Molecular markers associated with cognitive impairment in centenarians

Tinna Stevnsner, Ines Sanchez-Roman*

*Corresponding author af dette arbejde

Publikation: Bidrag til tidsskrift/Konferencebidrag i tidsskrift /Bidrag til avisLederpeer review


Aging is strongly associated with cognitive decline and degenerative diseases. Therefore, unravelling the basic mechanisms of aging is essential to improve the quality of life of older people. Among others, mitochondrial dysfunction and genomic instability have been con-sidered key hallmarks of aging, and these deficiencies seem to play important roles in age associated cognitive decline [1]. Mitochondrial bioenergetic deterioration together with reactive oxygen species (ROS) induced mitochondrial DNA damage have been shown to accumulate with aging [2]. DNA repair pathways, which are involved in maintaining genomic stability, also seem to change with aging. Most oxidative DNA lesions are repaired by the Base Excision Repair (BER) pathway, in which the major endonuclease at the limiting step is AP endonuclease 1 (APE1), which has also been linked to cognitive decline [3]. Mitochondrial function and DNA repair activity are affected by nicotinamide adenine dinucleotide (NAD) depletion, which is also observed with aging. NAD is an essential co-enzyme involved in mitochondrial health and functions as a cofactor for the DNA repair protein poly (ADP-ribose) polymerase 1 (PARP-1) [4]. Another factor that has been shown to decline with aging and be reduced in neurodegenerative diseases is brain derived neurotrophic factor (BDNF). Importantly, BDNF has been shown to enhance neuronal DNA repair by stimulating APE1 expression and activity [5].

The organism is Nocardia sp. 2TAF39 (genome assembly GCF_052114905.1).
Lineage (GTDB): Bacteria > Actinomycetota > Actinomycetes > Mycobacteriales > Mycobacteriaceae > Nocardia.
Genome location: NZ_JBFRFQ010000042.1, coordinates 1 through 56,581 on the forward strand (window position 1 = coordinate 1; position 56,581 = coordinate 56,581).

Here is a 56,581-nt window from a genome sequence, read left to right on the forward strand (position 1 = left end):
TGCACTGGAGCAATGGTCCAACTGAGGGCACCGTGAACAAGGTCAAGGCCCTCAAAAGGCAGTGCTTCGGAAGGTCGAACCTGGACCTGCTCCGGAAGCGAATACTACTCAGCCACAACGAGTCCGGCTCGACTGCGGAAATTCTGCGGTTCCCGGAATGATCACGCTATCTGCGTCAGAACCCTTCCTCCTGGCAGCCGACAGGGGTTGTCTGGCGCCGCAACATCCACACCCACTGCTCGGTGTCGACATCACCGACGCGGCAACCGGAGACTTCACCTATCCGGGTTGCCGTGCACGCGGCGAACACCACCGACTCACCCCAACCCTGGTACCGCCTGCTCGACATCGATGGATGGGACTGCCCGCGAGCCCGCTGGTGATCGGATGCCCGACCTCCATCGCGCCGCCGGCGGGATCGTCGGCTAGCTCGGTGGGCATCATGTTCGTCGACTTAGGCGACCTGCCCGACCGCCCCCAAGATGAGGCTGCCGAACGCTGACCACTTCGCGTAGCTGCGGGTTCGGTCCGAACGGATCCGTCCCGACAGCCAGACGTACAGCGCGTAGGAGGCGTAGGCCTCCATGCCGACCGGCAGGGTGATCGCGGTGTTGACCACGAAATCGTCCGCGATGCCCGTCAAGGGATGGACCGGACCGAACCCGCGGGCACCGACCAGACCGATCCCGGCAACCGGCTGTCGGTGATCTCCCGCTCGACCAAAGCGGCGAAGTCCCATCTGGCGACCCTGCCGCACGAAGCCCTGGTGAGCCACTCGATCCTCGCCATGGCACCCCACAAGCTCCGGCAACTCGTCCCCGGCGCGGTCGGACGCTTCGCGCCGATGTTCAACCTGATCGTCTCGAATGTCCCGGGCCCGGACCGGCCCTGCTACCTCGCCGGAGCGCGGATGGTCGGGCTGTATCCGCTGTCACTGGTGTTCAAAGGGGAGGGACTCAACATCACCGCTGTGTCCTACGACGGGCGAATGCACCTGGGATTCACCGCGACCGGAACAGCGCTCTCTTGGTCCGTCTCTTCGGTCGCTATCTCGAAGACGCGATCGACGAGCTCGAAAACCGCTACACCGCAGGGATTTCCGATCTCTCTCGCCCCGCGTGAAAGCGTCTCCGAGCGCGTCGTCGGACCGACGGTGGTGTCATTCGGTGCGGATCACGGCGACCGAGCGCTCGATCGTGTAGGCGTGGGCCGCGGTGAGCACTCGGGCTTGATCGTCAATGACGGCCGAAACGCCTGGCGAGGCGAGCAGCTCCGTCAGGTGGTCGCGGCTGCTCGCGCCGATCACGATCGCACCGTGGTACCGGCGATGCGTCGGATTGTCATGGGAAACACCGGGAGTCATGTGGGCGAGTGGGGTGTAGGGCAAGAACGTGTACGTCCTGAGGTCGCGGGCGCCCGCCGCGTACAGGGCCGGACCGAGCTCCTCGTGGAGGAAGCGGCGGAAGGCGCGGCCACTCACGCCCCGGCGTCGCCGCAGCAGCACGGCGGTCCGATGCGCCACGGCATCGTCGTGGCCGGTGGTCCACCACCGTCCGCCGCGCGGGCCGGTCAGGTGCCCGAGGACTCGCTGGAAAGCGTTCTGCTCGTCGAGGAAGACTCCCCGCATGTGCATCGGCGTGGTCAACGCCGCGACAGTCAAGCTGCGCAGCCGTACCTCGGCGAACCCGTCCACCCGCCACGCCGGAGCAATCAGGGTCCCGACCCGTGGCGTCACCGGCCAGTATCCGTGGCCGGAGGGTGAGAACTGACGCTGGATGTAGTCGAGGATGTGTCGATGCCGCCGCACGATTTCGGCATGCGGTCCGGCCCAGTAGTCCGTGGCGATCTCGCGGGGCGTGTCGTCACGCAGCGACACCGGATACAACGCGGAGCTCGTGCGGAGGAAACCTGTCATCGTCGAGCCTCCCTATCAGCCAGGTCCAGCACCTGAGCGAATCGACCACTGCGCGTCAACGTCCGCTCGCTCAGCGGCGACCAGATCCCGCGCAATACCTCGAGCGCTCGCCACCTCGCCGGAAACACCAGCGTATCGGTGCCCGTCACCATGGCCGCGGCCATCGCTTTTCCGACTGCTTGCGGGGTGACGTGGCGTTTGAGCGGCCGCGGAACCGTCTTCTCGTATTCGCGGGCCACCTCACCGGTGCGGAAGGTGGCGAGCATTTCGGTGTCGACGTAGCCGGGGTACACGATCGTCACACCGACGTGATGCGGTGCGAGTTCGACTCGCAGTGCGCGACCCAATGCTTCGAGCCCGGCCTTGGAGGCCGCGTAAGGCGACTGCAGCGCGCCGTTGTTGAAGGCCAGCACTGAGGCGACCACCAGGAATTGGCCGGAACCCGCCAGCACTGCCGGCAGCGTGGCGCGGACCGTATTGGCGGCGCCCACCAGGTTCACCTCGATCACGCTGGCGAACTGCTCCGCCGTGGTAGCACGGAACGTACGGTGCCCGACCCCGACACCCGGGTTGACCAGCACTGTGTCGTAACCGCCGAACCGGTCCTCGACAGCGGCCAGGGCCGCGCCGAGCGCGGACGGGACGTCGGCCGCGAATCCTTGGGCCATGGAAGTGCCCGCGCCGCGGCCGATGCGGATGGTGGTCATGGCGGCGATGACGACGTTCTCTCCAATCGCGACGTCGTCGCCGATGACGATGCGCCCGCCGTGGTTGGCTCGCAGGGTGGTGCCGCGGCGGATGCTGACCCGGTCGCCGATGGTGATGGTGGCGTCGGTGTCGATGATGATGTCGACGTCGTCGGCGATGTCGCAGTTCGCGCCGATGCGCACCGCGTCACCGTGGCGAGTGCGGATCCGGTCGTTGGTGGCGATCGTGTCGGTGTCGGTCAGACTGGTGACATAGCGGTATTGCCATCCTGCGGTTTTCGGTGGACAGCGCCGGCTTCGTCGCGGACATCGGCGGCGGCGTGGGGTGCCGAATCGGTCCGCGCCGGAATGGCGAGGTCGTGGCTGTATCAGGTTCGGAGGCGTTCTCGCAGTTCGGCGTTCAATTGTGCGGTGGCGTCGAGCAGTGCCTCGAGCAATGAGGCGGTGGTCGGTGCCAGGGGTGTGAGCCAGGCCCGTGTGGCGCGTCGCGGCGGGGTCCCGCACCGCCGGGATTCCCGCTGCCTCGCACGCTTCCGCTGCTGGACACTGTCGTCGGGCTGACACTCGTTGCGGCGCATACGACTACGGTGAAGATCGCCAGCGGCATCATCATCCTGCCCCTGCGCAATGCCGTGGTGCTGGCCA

Sider (fra-til)4191-4192
Antal sider2
StatusUdgivet - maj 2022


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